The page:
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Highlights

Search and rescue--one of the United States Coast Guard's (USCG) oldest missions and highest priorities--involves minimizing loss of life, injury, and property damage by aiding people and boats in distress. In September 2002, USCG contracted to replace its search and rescue communications system--installed in the 1970s--with a new system known as Rescue 21. However, the acquisition and initial implementation of Rescue 21 has resulted in significant cost overruns and schedule delays. GAO's objectives in reviewing the Rescue 21 program were to (1) assess the reasons for the significant cost overruns and implementation delays; (2) evaluate the viability of the revised cost and schedule estimates; and (3) evaluate the impact of the implementation delays.

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Recommendations

Recommendations for Executive Action

Agency Affected Recommendation Status
United States Coast Guard 1. To more effectively manage the remaining development and deployment of Rescue 21, the Commandant of USCG should ensure that USCG executive-level management oversees the project's progress toward cost and schedule milestones and management of risks.
Closed - Implemented
The House Appropriations subcommittee on Homeland Security and Senate Commerce, Science and Transportation subcommittee on Fisheries and the Coast Guard requested that GAO review the management and effectiveness of the Coast Guard's efforts to modernize its national distress and response system, referred to as Rescue 21. GAO found that executive oversight of the Rescue 21 effort was not adequate and recommended that the Commandant of the Coast Guard ensure that USCG executive-level management oversee the project's progress toward cost and schedule milestones and management of risk. The Coast Guard concurred with this recommendation and has established multiple reviews that involve executive management for both USCG and the Department of Homeland Security (DHS), and that report progress toward the cost and schedule baselines laid out in the DHS Acquisition Program Baseline (APB) of April 2006. These new oversight initiatives include quarterly executive governance meetings and bi-weekly teleconferences between executives at USCG and the Vice President at the prime contractor for Rescue 21 that focus on the achievement of Rescue 21 deployment goals and establishment of a new executive oversight body, including DHS and Coast Guard executives, that meet regularly to discuss Rescue 21 progress. This group met for the first time June 19 and again August 23.
United States Coast Guard 2. To more effectively manage the remaining development and deployment of Rescue 21, the Commandant of USCG should ensure that USCG executive-level management establishes a milestone to complete Rescue 21's integrated baseline review, to include all renegotiated contract items.
Closed - Implemented
The House Appropriations subcommittee on Homeland Security and Senate Commerce, Science and Transportation subcommittee on Fisheries and the Coast Guard requested that GAO review the management and effectiveness of the Coast Guard's efforts to modernize its national distress and response system, referred to as Rescue 21. GAO found that a significant number of items in the acquisition would have to be renegotiated with the prime contractor as a result of delays in the development and deployment of the new system. The current cost estimate did not take these items into account. Therefore, GAO recommended that the Coast Guard establish a milestone for completing an Integrated Baseline Review (IBR) to include all renegotiated Rescue 21 items. By May of 2008, the IBR was completed for all Full Rate Production sites and cost and schedule revisions resulting from the IBR were approved by DHS.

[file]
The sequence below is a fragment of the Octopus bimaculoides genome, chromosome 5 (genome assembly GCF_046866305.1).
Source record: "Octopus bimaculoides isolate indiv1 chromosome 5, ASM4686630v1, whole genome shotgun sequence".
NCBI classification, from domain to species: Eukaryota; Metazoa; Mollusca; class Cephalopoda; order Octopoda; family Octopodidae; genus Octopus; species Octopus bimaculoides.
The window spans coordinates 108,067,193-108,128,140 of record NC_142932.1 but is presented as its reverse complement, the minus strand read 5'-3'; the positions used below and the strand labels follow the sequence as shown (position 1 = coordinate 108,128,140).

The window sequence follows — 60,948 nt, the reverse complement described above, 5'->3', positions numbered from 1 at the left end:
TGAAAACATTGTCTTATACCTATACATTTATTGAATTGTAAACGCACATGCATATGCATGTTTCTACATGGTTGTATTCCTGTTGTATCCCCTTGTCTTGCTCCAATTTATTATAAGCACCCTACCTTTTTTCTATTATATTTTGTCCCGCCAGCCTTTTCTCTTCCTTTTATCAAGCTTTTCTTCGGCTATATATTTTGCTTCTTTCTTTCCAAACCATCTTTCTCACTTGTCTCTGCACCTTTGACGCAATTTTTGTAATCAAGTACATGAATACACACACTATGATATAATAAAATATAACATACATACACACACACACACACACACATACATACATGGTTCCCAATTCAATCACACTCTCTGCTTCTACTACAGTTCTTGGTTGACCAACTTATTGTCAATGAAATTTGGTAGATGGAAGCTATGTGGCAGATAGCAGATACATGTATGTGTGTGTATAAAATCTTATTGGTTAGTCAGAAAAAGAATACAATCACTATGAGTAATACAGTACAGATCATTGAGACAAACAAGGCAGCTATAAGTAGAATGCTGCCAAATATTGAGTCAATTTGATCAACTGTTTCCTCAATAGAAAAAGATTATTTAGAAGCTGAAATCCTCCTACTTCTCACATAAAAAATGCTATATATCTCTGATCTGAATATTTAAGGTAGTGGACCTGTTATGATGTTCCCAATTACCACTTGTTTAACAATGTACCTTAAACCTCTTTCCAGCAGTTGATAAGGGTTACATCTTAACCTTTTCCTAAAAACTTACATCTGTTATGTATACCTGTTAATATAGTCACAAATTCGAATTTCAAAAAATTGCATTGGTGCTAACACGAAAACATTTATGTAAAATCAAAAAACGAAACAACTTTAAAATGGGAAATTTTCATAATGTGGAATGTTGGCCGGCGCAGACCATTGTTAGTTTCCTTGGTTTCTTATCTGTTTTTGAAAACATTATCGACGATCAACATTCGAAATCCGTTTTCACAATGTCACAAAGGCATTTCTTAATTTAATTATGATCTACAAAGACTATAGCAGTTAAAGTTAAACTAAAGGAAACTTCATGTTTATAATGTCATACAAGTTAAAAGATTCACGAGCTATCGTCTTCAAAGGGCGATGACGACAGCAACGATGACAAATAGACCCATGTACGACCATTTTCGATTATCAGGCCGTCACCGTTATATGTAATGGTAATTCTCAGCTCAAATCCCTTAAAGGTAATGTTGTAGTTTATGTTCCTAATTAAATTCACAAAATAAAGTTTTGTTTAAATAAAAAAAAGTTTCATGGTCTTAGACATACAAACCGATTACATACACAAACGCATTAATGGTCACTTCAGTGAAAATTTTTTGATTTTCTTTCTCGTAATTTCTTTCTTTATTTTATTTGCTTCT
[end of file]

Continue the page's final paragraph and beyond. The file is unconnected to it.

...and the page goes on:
United States Coast Guard 3. To more effectively manage the remaining development and deployment of Rescue 21, the Commandant of USCG should ensure that USCG executive-level management uses the results of this baseline review to complete a revised cost and schedule estimate.
Closed - Implemented
The House Appropriations subcommittee on Homeland Security and Senate Commerce, Science and Transportation subcommittee on Fisheries and the Coast Guard requested that GAO review the management and effectiveness of the Coast Guard's efforts to modernize its national distress and response system, referred to as Rescue 21. GAO found that a significant number of items in the acquisition would have to be renegotiated with the prime contractor as a result of delays in the development and deployment of the new system. The current cost estimate did not take these items into account. Therefore, GAO recommended that, once the IBR is completed, the Coast Guard use the information from the IBR to complete a revised cost and schedule estimate. The Coast Guard concurred with this recommendation and completed IBRs for all Full Rate Production sites. As a result of this, it submitted a revised cost and schedule estimate (acquisition program baseline) to the Department, which approved the new estimate.

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